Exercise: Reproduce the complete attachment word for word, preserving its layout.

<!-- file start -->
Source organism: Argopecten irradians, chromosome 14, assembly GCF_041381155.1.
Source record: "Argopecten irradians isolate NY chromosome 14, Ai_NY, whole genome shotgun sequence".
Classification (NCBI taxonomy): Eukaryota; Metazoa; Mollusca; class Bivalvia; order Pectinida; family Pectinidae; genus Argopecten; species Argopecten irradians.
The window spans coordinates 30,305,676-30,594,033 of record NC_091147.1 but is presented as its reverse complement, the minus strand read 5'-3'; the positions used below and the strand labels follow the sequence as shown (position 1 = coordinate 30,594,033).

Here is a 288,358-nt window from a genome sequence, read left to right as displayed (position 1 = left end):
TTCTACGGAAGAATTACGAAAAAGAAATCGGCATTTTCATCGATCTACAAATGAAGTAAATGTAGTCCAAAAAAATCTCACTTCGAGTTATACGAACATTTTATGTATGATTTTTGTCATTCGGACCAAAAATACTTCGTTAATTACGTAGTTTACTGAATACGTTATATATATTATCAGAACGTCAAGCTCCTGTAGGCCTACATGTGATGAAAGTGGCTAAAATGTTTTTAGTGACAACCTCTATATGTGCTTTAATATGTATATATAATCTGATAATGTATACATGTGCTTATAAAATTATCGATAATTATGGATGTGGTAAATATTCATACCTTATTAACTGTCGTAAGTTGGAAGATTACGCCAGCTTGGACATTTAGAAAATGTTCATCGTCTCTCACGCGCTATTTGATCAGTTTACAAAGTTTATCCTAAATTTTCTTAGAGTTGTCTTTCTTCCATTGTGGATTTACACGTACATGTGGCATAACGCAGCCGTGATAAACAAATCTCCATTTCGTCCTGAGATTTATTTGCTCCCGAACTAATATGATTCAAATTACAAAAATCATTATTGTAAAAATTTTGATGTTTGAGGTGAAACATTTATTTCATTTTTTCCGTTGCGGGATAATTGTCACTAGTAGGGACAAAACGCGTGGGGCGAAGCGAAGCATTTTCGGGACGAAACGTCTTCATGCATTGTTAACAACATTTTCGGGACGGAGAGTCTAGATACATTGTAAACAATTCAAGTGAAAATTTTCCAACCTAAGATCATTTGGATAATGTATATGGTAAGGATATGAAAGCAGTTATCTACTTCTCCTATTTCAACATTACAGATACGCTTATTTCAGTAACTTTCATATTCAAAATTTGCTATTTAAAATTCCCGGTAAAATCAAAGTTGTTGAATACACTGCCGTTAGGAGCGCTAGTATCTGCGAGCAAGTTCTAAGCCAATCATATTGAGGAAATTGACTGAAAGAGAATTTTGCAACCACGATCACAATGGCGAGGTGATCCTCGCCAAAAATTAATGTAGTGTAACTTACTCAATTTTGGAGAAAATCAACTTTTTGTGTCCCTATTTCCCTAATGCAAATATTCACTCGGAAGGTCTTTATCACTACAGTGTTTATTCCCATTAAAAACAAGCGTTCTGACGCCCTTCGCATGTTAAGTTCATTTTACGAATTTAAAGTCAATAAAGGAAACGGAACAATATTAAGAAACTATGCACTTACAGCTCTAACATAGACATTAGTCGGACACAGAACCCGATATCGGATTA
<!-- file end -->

Source organism: Argopecten irradians, chromosome 14, assembly GCF_041381155.1.
Source record: "Argopecten irradians isolate NY chromosome 14, Ai_NY, whole genome shotgun sequence".
Classification (NCBI taxonomy): Eukaryota; Metazoa; Mollusca; class Bivalvia; order Pectinida; family Pectinidae; genus Argopecten; species Argopecten irradians.
The window spans coordinates 30,305,676-30,594,033 of record NC_091147.1 but is presented as its reverse complement, the minus strand read 5'-3'; the positions used below and the strand labels follow the sequence as shown (position 1 = coordinate 30,594,033).

Here is a 288,358-nt window from a genome sequence, read left to right as displayed (position 1 = left end):
TTCTACGGAAGAATTACGAAAAAGAAATCGGCATTTTCATCGATCTACAAATGAAGTAAATGTAGTCCAAAAAAATCTCACTTCGAGTTATACGAACATTTTATGTATGATTTTTGTCATTCGGACCAAAAATACTTCGTTAATTACGTAGTTTACTGAATACGTTATATATATTATCAGAACGTCAAGCTCCTGTAGGCCTACATGTGATGAAAGTGGCTAAAATGTTTTTAGTGACAACCTCTATATGTGCTTTAATATGTATATATAATCTGATAATGTATACATGTGCTTATAAAATTATCGATAATTATGGATGTGGTAAATATTCATACCTTATTAACTGTCGTAAGTTGGAAGATTACGCCAGCTTGGACATTTAGAAAATGTTCATCGTCTCTCACGCGCTATTTGATCAGTTTACAAAGTTTATCCTAAATTTTCTTAGAGTTGTCTTTCTTCCATTGTGGATTTACACGTACATGTGGCATAACGCAGCCGTGATAAACAAATCTCCATTTCGTCCTGAGATTTATTTGCTCCCGAACTAATATGATTCAAATTACAAAAATCATTATTGTAAAAATTTTGATGTTTGAGGTGAAACATTTATTTCATTTTTTCCGTTGCGGGATAATTGTCACTAGTAGGGACAAAACGCGTGGGGCGAAGCGAAGCATTTTCGGGACGAAACGTCTTCATGCATTGTTAACAACATTTTCGGGACGGAGAGTCTAGATACATTGTAAACAATTCAAGTGAAAATTTTCCAACCTAAGATCATTTGGATAATGTATATGGTAAGGATATGAAAGCAGTTATCTACTTCTCCTATTTCAACATTACAGATACGCTTATTTCAGTAACTTTCATATTCAAAATTTGCTATTTAAAATTCCCGGTAAAATCAAAGTTGTTGAATACACTGCCGTTAGGAGCGCTAGTATCTGCGAGCAAGTTCTAAGCCAATCATATTGAGGAAATTGACTGAAAGAGAATTTTGCAACCACGATCACAATGGCGAGGTGATCCTCGCCAAAAATTAATGTAGTGTAACTTACTCAATTTTGGAGAAAATCAACTTTTTGTGTCCCTATTTCCCTAATGCAAATATTCACTCGGAAGGTCTTTATCACTACAGTGTTTATTCCCATTAAAAACAAGCGTTCTGACGCCCTTCGCATGTTAAGTTCATTTTACGAATTTAAAGTCAATAAAGGAAACGGAACAATATTAAGAAACTATGCACTTACAGCTCTAACATAGACATTAGTCGGACACAGAACCCGATATCGGATTA